March 2, 2009
Recycled newspapers store electricity
used newspapers a bath in the right chemicals and you get a green
twofer: cheap ultracapacitor electrodes for storing electricity and
a new use for recycled newspaper.
Putting used newspaper in a solution of potassium hydroxide
yields highly porous, or activated, carbon that works as an ultracapacitor
electrode. The carbon material has a surface area of 416 square meters
per gram, which is close to the surface area of commercially available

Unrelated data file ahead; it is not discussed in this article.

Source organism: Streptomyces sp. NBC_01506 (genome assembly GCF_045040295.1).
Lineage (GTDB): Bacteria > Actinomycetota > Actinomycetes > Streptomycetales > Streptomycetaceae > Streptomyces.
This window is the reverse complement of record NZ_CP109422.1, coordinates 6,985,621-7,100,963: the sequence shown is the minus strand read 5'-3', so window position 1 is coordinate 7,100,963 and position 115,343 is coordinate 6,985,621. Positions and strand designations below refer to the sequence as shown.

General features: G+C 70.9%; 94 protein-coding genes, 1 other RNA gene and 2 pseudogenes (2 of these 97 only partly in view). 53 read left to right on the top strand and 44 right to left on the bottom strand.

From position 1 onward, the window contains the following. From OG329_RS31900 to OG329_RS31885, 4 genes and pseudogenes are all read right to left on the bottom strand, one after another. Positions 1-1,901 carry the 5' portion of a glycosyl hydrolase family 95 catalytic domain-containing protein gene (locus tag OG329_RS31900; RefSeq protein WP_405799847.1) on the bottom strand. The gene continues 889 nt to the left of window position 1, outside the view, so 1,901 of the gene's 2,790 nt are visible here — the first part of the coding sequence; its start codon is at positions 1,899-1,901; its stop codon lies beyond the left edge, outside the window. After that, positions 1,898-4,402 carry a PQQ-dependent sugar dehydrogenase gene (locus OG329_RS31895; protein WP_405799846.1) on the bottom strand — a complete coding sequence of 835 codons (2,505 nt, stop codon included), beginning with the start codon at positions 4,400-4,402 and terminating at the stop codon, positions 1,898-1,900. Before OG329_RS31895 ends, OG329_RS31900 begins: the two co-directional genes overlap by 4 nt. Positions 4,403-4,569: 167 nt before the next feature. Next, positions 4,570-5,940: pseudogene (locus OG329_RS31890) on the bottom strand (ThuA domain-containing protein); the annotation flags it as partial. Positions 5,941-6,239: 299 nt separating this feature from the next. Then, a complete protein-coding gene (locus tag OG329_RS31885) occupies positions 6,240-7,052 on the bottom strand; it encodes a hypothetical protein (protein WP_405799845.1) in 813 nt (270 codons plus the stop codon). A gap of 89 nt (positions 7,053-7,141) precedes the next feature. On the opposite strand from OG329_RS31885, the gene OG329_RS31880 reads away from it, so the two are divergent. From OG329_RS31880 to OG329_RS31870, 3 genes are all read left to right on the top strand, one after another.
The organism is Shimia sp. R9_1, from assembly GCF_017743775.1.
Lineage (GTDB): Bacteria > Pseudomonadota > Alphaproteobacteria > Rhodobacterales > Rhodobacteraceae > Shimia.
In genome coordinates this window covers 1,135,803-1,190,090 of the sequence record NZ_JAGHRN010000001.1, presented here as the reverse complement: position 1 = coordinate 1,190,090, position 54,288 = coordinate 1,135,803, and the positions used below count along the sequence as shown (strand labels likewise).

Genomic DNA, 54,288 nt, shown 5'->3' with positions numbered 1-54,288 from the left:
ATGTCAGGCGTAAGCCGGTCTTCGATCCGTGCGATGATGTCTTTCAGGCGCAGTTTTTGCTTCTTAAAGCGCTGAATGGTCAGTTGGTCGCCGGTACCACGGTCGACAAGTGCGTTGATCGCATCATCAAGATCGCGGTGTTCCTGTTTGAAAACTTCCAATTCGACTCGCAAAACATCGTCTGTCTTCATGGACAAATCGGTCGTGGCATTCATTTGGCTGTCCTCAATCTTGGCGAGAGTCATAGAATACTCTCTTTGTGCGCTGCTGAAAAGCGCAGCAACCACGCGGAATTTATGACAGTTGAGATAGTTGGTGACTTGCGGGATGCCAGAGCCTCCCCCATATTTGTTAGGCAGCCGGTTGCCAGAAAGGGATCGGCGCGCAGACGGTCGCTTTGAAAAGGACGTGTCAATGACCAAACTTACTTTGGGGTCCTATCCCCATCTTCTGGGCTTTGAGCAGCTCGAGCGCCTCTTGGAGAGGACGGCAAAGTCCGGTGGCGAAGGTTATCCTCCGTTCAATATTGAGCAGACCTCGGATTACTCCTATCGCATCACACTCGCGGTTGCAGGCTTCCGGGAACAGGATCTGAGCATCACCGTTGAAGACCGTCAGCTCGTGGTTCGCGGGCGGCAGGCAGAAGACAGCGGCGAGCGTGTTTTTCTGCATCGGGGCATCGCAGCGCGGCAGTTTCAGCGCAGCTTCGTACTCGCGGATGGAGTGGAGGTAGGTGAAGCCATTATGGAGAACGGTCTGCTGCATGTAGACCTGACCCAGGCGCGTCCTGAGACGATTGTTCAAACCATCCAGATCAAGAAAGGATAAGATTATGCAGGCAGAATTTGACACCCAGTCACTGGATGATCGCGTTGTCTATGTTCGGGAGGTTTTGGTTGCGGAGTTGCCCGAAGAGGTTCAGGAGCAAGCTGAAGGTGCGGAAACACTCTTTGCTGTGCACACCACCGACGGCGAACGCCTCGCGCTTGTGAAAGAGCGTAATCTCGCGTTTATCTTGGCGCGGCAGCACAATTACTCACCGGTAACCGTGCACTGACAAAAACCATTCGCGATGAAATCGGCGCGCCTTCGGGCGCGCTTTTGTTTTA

The waste paper carbon stores 180 farads of electrical charge
per gram. Commercial activated carbons typically store 100 to 300
farads per gram depending on electrolyte type and voltage level.
Inexpensive precursor materials for activated carbon promise
to reduce the cost of ultracapacitors. Lower-cost ultracapacitors,
in turn, promise to reduce the cost of hybrid and electric vehicles,
and make it more practical to store electricity generated by renewable
but intermittent sources like wind turbines and solar cells.
Waste Paper—A New Source of Raw Material for Electric Double-Layer
Journal of Power Sources, published online January 30, 2009
Related stories and briefs:
paper combo promises light batteries -- related research
Back to ERN
March 9, 2009
Energy-related books and products